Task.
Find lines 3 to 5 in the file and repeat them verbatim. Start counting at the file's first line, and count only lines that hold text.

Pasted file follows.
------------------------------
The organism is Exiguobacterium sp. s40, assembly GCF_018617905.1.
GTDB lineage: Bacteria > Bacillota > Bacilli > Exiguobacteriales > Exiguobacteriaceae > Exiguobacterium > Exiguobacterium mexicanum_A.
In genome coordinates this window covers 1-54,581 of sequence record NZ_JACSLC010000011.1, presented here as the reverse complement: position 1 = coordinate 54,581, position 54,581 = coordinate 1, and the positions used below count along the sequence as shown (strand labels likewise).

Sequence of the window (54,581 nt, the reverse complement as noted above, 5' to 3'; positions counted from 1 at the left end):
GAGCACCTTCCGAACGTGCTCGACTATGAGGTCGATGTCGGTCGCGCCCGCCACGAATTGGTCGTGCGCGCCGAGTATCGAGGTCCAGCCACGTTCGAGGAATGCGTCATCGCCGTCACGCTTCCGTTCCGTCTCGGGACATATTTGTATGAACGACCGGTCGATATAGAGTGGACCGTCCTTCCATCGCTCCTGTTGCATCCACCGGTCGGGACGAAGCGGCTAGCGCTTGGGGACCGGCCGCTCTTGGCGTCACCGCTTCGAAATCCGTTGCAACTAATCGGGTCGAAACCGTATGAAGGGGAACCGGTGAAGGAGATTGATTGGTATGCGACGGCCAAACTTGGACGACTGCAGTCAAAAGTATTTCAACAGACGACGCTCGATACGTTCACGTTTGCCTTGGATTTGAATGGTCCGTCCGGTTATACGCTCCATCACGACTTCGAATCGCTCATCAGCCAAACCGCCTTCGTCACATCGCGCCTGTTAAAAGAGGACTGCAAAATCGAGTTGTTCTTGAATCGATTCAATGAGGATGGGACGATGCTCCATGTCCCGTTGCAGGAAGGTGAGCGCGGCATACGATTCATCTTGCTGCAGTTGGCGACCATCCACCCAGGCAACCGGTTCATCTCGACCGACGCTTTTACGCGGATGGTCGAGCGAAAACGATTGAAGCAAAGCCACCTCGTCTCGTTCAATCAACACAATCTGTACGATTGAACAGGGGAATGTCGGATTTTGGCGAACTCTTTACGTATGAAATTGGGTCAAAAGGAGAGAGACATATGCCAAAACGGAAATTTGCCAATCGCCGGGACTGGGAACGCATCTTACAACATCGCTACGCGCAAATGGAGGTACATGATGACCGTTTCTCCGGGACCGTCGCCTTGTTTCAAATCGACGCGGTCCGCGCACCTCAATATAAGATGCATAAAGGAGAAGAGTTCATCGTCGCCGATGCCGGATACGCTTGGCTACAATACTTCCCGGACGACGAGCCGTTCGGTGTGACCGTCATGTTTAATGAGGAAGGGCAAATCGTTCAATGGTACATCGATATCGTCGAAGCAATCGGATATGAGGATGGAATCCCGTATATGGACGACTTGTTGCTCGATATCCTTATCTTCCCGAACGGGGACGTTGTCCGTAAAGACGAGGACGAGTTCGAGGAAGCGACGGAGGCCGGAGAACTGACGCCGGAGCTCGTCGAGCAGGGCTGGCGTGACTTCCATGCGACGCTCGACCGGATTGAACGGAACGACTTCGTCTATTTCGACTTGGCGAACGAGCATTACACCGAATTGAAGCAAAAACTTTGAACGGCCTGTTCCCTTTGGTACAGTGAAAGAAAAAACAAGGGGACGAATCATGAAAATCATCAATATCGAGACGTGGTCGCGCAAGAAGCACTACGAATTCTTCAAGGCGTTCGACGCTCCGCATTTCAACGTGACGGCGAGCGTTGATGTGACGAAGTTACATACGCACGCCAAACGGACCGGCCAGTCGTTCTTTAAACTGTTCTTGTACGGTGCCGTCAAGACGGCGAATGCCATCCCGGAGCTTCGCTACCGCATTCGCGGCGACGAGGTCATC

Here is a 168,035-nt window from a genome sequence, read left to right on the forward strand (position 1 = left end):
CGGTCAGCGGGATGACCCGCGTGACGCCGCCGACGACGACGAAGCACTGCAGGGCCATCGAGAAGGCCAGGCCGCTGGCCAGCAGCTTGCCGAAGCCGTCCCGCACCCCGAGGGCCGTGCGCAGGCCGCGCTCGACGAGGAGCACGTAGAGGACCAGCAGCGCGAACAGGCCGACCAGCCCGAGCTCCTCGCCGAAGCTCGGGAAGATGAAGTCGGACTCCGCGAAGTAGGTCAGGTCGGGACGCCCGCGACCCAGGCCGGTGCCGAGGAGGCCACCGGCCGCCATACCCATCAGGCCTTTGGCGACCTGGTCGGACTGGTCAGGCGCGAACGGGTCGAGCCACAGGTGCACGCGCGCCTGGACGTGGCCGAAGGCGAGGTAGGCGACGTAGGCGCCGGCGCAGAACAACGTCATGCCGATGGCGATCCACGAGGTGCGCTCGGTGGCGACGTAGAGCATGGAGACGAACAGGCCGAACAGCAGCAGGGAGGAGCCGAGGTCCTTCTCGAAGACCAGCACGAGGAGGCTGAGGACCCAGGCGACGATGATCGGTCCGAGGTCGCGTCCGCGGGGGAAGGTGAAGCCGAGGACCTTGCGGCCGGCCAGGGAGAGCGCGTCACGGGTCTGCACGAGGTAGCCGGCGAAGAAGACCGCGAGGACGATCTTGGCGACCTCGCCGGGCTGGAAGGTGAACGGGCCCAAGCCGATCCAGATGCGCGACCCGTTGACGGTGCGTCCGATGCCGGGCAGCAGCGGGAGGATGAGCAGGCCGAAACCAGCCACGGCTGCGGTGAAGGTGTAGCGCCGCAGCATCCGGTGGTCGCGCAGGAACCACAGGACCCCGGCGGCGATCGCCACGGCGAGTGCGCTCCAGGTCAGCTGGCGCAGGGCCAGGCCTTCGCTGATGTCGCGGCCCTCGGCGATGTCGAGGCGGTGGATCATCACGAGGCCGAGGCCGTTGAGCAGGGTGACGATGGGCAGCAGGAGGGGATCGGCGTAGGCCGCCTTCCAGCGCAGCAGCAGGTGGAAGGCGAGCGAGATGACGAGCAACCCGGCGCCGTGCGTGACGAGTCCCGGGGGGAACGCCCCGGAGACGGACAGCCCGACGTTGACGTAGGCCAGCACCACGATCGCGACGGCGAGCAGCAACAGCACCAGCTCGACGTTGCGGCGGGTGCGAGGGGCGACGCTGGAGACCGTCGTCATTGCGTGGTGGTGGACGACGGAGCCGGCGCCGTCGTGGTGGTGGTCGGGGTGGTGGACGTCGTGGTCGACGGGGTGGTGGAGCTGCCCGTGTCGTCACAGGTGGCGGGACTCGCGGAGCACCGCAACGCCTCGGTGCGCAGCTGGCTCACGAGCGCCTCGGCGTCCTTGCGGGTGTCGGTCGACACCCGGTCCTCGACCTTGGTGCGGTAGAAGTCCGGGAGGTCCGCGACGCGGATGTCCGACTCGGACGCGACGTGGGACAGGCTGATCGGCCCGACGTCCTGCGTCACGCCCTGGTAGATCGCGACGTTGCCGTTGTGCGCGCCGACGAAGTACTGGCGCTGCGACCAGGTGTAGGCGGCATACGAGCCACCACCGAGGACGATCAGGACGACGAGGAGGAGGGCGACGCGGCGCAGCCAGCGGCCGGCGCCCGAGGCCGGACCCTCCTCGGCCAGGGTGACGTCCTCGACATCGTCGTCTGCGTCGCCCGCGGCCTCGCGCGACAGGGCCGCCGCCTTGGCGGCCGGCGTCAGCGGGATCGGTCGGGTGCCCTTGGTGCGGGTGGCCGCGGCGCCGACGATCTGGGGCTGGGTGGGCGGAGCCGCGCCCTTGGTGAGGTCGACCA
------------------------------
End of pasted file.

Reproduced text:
In genome coordinates this window covers 1-54,581 of sequence record NZ_JACSLC010000011.1, presented here as the reverse complement: position 1 = coordinate 54,581, position 54,581 = coordinate 1, and the positions used below count along the sequence as shown (strand labels likewise).

Sequence of the window (54,581 nt, the reverse complement as noted above, 5' to 3'; positions counted from 1 at the left end):
GAGCACCTTCCGAACGTGCTCGACTATGAGGTCGATGTCGGTCGCGCCCGCCACGAATTGGTCGTGCGCGCCGAGTATCGAGGTCCAGCCACGTTCGAGGAATGCGTCATCGCCGTCACGCTTCCGTTCCGTCTCGGGACATATTTGTATGAACGACCGGTCGATATAGAGTGGACCGTCCTTCCATCGCTCCTGTTGCATCCACCGGTCGGGACGAAGCGGCTAGCGCTTGGGGACCGGCCGCTCTTGGCGTCACCGCTTCGAAATCCGTTGCAACTAATCGGGTCGAAACCGTATGAAGGGGAACCGGTGAAGGAGATTGATTGGTATGCGACGGCCAAACTTGGACGACTGCAGTCAAAAGTATTTCAACAGACGACGCTCGATACGTTCACGTTTGCCTTGGATTTGAATGGTCCGTCCGGTTATACGCTCCATCACGACTTCGAATCGCTCATCAGCCAAACCGCCTTCGTCACATCGCGCCTGTTAAAAGAGGACTGCAAAATCGAGTTGTTCTTGAATCGATTCAATGAGGATGGGACGATGCTCCATGTCCCGTTGCAGGAAGGTGAGCGCGGCATACGATTCATCTTGCTGCAGTTGGCGACCATCCACCCAGGCAACCGGTTCATCTCGACCGACGCTTTTACGCGGATGGTCGAGCGAAAACGATTGAAGCAAAGCCACCTCGTCTCGTTCAATCAACACAATCTGTACGATTGAACAGGGGAATGTCGGATTTTGGCGAACTCTTTACGTATGAAATTGGGTCAAAAGGAGAGAGACATATGCCAAAACGGAAATTTGCCAATCGCCGGGACTGGGAACGCATCTTACAACATCGCTACGCGCAAATGGAGGTACATGATGACCGTTTCTCCGGGACCGTCGCCTTGTTTCAAATCGACGCGGTCCGCGCACCTCAATATAAGATGCATAAAGGAGAAGAGTTCATCGTCGCCGATGCCGGATACGCTTGGCTACAATACTTCCCGGACGACGAGCCGTTCGGTGTGACCGTCATGTTTAATGAGGAAGGGCAAATCGTTCAATGGTACATCGATATCGTCGAAGCAATCGGATATGAGGATGGAATCCCGTATATGGACGACTTGTTGCTCGATATCCTTATCTTCCCGAACGGGGACGTTGTCCGTAAAGACGAGGACGAGTTCGAGGAAGCGACGGAGGCCGGAGAACTGACGCCGGAGCTCGTCGAGCAGGGCTGGCGTGACTTCCATGCGACGCTCGACCGGATTGAACGGAACGACTTCGTCTATTTCGACTTGGCGAACGAGCATTACACCGAATTGAAGCAAAAACTTTGAACGGCCTGTTCCCTTTGGTACAGTGAAAGAAAAAACAAGGGGACGAATCATGAAAATCATCAATATCGAGACGTGGTCGCGCAAGAAGCACTACGAATTCTTCAAGGCGTTCGACGCTCCGCATTTCAACGTGACGGCGAGCGTTGATGTGACGAAGTTACATACGCACGCCAAACGGACCGGCCAGTCGTTCTTTAAACTGTTCTTGTACGGTGCCGTCAAGACGGCGAATGCCATCCCGGAGCTTCGCTACCGCATTCGCGGCGACGAGGTCATC